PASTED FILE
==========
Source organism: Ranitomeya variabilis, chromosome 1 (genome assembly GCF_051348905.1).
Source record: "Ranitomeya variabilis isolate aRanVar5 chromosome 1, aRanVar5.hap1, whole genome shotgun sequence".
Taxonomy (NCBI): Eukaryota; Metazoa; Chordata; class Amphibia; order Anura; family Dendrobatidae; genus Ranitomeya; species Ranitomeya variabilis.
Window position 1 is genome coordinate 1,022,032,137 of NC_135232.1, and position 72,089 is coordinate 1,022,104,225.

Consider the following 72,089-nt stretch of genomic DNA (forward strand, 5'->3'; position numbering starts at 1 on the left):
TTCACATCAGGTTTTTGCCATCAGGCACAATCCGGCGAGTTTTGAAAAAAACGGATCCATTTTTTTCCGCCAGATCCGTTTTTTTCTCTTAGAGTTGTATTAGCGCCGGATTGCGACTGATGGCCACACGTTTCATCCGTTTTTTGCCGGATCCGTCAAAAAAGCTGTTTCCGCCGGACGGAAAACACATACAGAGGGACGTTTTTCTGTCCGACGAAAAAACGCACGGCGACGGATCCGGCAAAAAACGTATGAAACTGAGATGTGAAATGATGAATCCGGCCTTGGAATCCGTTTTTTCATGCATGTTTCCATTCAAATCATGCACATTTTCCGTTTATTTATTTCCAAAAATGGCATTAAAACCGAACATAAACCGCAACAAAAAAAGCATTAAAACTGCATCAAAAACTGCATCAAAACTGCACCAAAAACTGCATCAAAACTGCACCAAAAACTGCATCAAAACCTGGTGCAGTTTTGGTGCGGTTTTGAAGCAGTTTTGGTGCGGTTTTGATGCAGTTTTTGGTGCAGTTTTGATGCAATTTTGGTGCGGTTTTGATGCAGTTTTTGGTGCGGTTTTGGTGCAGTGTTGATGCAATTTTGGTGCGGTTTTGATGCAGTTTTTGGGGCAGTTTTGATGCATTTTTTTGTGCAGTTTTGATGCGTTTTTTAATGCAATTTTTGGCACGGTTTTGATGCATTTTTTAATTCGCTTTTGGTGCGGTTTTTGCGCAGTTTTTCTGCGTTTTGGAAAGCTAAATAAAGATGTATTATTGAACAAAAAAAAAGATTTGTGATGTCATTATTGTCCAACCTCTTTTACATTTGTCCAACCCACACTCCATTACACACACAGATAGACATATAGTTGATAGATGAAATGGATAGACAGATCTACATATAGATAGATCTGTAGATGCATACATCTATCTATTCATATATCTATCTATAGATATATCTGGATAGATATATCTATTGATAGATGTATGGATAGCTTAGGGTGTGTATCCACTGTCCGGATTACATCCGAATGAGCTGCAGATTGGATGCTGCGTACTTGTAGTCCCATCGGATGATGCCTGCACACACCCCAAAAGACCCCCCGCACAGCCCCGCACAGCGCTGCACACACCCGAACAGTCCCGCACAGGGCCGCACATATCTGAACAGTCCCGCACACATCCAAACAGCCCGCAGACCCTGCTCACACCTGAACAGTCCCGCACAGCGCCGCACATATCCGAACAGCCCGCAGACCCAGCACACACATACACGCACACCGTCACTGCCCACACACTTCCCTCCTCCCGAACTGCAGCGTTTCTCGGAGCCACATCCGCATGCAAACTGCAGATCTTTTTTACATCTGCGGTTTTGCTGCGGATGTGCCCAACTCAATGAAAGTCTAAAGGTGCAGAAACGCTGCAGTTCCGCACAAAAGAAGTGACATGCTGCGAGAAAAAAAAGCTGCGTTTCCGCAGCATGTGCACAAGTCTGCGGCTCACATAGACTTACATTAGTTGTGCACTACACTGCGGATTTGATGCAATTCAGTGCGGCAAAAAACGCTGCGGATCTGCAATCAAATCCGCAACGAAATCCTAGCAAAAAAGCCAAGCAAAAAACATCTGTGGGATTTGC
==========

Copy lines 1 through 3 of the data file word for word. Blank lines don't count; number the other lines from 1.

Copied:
Source organism: Ranitomeya variabilis, chromosome 1 (genome assembly GCF_051348905.1).
Source record: "Ranitomeya variabilis isolate aRanVar5 chromosome 1, aRanVar5.hap1, whole genome shotgun sequence".
Taxonomy (NCBI): Eukaryota; Metazoa; Chordata; class Amphibia; order Anura; family Dendrobatidae; genus Ranitomeya; species Ranitomeya variabilis.